11 Signs That Berkshire Is Built to Last (Fool)
Warren Buffett is known for being a long-term investor. And I mean long-term investor. In one of Buffett’s best-known quips, he said: “When we own portions of outstanding businesses with outstanding managements, our favorite holding period is forever.” When we look at Buffett’s company, Berkshire Hathaway Inc. (NYSE:BRK.A) , though, is it an “outstanding business” that investors can consider holding forever? I think so, and following are 11 reasons I believe Berkshire is built to succeed for years — and decades — to come. 11. Succession plans There are companies that talk about succession plans and there are companies that make succession plans. Berkshire is a company that has made succession plans. We’ve seen the company add investors Todd Combs and Ted Weschler into the mix, and Buffett has assured investors that there is an unnamed but ready-to-step-in operational replacement for the Oracle.
SORRY, YOU WILL NEVER BE ABLE TO TRADE LIKE BUFFETT (InvestorPlace)
Here’s a dirty secret of financial media: Putting Warren Buffett in a headline is pretty much guaranteed to give your article decent appeal. So it’s no surprise that everyone under the sun tries to derive meaning from even the slightest change Buffett makes — or more precisely, that his investment firm Berkshire Hathaway Inc. (NYSE:BRK.A) makes. A few years ago, Buffett liked railroads and Buffett liked banks. Last year, he started to like newspapers. And as I just wrote last week, Buffett doesn’t like gold and hasn’t for some time. But while interesting and good for clicks, this kind of oversimplification isn’t very helpful to investors. Because no matter what you’d like to believe, there is absolutely zero chance you’ll be able to trade like Buffett and Berkshire. The tools at your disposal simply are not the same.
Warren Buffett’s 10 Largest Stock Holdings (Fool)
The probability that you or I will be the next Warren Buffett is about 1 in 7 billion — the latter is roughly the population of the planet earth. And even that likely overstates our chances, given that Buffett is arguably not only the greatest investor alive today, but perhaps the greatest of all time. The fact that few investors will ever replicate his success doesn’t mean, however, that we can’t learn from him. And one of the best ways to do this is to simply examine his portfolio. With this in mind, the following infographic offers a cursory look at Berkshire Hathaway Inc. (NYSE:BRK.A) equity portfolio and how well its own stock has performed over the last couple decades.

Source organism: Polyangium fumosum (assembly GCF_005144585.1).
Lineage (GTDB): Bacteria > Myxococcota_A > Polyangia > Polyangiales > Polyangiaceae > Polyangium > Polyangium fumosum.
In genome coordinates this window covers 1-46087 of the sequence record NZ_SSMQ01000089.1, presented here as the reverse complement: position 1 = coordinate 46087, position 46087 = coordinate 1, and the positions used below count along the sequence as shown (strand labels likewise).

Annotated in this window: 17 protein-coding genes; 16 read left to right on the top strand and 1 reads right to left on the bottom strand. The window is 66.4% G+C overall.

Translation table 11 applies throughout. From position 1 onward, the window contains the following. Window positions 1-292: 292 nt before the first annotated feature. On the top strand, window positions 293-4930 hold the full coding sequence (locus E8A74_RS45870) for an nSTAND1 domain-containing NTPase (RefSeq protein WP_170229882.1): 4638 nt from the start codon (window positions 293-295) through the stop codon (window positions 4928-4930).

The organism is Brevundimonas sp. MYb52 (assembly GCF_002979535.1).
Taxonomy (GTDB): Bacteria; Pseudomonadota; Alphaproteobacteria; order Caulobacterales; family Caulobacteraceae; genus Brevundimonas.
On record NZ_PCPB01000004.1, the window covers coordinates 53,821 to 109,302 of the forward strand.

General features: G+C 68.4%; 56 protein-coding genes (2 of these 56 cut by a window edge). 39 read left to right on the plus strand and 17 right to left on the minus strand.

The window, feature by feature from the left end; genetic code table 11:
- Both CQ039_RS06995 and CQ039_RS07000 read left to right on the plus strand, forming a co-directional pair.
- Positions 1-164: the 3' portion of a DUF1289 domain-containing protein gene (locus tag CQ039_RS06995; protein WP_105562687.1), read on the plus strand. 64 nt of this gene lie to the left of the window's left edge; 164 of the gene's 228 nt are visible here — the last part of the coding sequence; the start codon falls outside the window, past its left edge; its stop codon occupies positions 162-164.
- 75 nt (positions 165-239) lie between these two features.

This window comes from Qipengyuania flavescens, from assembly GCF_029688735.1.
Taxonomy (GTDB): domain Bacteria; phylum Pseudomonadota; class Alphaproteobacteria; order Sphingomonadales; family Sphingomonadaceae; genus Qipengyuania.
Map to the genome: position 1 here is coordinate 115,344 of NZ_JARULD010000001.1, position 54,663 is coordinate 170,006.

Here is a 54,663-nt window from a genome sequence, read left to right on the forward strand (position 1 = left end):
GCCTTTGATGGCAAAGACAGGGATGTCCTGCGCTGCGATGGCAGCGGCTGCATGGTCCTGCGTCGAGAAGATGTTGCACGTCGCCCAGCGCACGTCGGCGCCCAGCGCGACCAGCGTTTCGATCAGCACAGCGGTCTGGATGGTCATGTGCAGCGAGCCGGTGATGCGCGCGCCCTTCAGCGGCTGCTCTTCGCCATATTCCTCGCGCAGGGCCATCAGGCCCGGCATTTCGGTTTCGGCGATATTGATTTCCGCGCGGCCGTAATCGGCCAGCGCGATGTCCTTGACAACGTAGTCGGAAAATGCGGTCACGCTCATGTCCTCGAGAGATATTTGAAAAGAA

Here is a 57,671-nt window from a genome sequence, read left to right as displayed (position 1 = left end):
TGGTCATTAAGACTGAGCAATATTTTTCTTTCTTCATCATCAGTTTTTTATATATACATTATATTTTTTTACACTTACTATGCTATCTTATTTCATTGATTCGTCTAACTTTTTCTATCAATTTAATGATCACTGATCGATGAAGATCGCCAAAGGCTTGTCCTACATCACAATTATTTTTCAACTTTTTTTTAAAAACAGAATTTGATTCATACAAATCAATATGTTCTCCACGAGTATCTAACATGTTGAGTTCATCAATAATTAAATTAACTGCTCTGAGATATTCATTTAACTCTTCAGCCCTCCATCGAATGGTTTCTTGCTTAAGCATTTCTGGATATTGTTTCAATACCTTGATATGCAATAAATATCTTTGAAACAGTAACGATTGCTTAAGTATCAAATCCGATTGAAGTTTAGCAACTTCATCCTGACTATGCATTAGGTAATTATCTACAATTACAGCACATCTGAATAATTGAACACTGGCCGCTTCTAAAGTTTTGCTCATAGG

IBM: A Disaster In The Making (Nasdaq)
International Business Machines Corp. (NYSE:IBM) is going to cost Berkshire Hathaway Inc. (NYSE:BRK.A) a lot more than the $1.3 billion of paper profit that has vanished since last Friday. With a cost basis near $170 per share, it’s unlikely Warren Buffett can sell 68 million shares of International Business Machines Corp. (NYSE:IBM) without driving the price below $170, but that’s what he should do: Sell IBM. The problem for IBM: Its operating model is built around selling on-premise computing – including so-called “private clouds” – but the $3.6 trillion IT industry is moving at an accelerating pace in an entirely different direction, to the public cloud, which is a low-margin utility model. As Adrian Cockcroft, CTO of Netflix, Inc. (NASDAQ:NFLX) said, “there is zero revenue for traditional IT ” in the public cloud. Users pay low variable expense (prices have been dropping from cheap to super-cheap) with no capex. Question: How can International Business Machines Corp. (NYSE:IBM) compete with cheap “rented” computing power? Answer: It can’t.
Israeli Billionaire Opens Industrial Park in Nazareth (BusinessWeek)
Israeli billionaire Stef Wertheimer, founder of the Warren Buffett-owned Iscar Metalworking Cos., opened an industrial park in Nazareth today that intends to provide manufacturing jobs for local Arab residents. The park’s aim “is to use the skills of the people of Nazareth and surrounding area,” to create export-oriented products, Wertheimer said. Unemployment and poverty rates for Israeli Arabs, who comprise about 20 percent of the country’s population, are higher than for the Jewish majority. The percentage of Arabs who participate in the Israeli labor market is about 41 percent compared with 60 percent of Jewish citizens, according to a 2011 report by the Israel Democracy Institute, a Jerusalem research center. Slightly more than half of Israeli Arabs live below the official poverty line, according to the National Insurance Institute.